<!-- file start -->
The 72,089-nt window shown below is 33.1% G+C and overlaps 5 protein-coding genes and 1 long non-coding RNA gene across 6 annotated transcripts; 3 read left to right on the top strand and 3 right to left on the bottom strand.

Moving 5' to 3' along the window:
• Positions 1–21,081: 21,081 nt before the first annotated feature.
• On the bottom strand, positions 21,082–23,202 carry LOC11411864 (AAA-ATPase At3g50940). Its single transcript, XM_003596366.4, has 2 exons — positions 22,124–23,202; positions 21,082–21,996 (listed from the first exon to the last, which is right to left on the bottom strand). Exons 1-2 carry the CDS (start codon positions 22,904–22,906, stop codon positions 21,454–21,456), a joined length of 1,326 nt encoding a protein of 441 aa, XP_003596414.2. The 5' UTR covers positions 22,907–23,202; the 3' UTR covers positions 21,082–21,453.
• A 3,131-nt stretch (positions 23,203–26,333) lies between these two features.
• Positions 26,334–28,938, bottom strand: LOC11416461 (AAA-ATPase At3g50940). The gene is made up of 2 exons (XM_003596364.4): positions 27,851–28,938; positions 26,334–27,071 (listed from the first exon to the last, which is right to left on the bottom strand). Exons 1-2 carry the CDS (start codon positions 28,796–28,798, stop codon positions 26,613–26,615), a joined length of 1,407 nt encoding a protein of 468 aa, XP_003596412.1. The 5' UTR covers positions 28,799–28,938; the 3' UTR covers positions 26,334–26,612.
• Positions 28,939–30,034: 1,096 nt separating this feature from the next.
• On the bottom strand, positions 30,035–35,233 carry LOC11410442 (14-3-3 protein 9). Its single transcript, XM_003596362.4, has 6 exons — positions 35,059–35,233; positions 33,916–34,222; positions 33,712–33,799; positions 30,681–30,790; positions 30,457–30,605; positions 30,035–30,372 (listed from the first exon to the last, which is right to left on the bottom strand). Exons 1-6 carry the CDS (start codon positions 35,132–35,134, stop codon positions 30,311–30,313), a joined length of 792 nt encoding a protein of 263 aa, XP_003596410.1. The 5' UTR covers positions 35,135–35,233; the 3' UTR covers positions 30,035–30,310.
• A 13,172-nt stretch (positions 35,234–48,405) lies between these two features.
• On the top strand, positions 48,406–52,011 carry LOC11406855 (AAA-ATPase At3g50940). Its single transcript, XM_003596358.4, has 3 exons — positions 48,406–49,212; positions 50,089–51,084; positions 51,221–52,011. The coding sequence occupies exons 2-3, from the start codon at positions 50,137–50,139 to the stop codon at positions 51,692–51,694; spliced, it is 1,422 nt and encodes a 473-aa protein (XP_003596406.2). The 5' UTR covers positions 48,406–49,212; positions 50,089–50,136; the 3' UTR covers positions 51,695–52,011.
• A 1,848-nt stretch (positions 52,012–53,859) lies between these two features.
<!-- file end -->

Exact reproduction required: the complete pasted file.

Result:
The 72,089-nt window shown below is 33.1% G+C and overlaps 5 protein-coding genes and 1 long non-coding RNA gene across 6 annotated transcripts; 3 read left to right on the top strand and 3 right to left on the bottom strand.

Moving 5' to 3' along the window:
• Positions 1–21,081: 21,081 nt before the first annotated feature.
• On the bottom strand, positions 21,082–23,202 carry LOC11411864 (AAA-ATPase At3g50940). Its single transcript, XM_003596366.4, has 2 exons — positions 22,124–23,202; positions 21,082–21,996 (listed from the first exon to the last, which is right to left on the bottom strand). Exons 1-2 carry the CDS (start codon positions 22,904–22,906, stop codon positions 21,454–21,456), a joined length of 1,326 nt encoding a protein of 441 aa, XP_003596414.2. The 5' UTR covers positions 22,907–23,202; the 3' UTR covers positions 21,082–21,453.
• A 3,131-nt stretch (positions 23,203–26,333) lies between these two features.
• Positions 26,334–28,938, bottom strand: LOC11416461 (AAA-ATPase At3g50940). The gene is made up of 2 exons (XM_003596364.4): positions 27,851–28,938; positions 26,334–27,071 (listed from the first exon to the last, which is right to left on the bottom strand). Exons 1-2 carry the CDS (start codon positions 28,796–28,798, stop codon positions 26,613–26,615), a joined length of 1,407 nt encoding a protein of 468 aa, XP_003596412.1. The 5' UTR covers positions 28,799–28,938; the 3' UTR covers positions 26,334–26,612.
• Positions 28,939–30,034: 1,096 nt separating this feature from the next.
• On the bottom strand, positions 30,035–35,233 carry LOC11410442 (14-3-3 protein 9). Its single transcript, XM_003596362.4, has 6 exons — positions 35,059–35,233; positions 33,916–34,222; positions 33,712–33,799; positions 30,681–30,790; positions 30,457–30,605; positions 30,035–30,372 (listed from the first exon to the last, which is right to left on the bottom strand). Exons 1-6 carry the CDS (start codon positions 35,132–35,134, stop codon positions 30,311–30,313), a joined length of 792 nt encoding a protein of 263 aa, XP_003596410.1. The 5' UTR covers positions 35,135–35,233; the 3' UTR covers positions 30,035–30,310.
• A 13,172-nt stretch (positions 35,234–48,405) lies between these two features.
• On the top strand, positions 48,406–52,011 carry LOC11406855 (AAA-ATPase At3g50940). Its single transcript, XM_003596358.4, has 3 exons — positions 48,406–49,212; positions 50,089–51,084; positions 51,221–52,011. The coding sequence occupies exons 2-3, from the start codon at positions 50,137–50,139 to the stop codon at positions 51,692–51,694; spliced, it is 1,422 nt and encodes a 473-aa protein (XP_003596406.2). The 5' UTR covers positions 48,406–49,212; positions 50,089–50,136; the 3' UTR covers positions 51,695–52,011.
• A 1,848-nt stretch (positions 52,012–53,859) lies between these two features.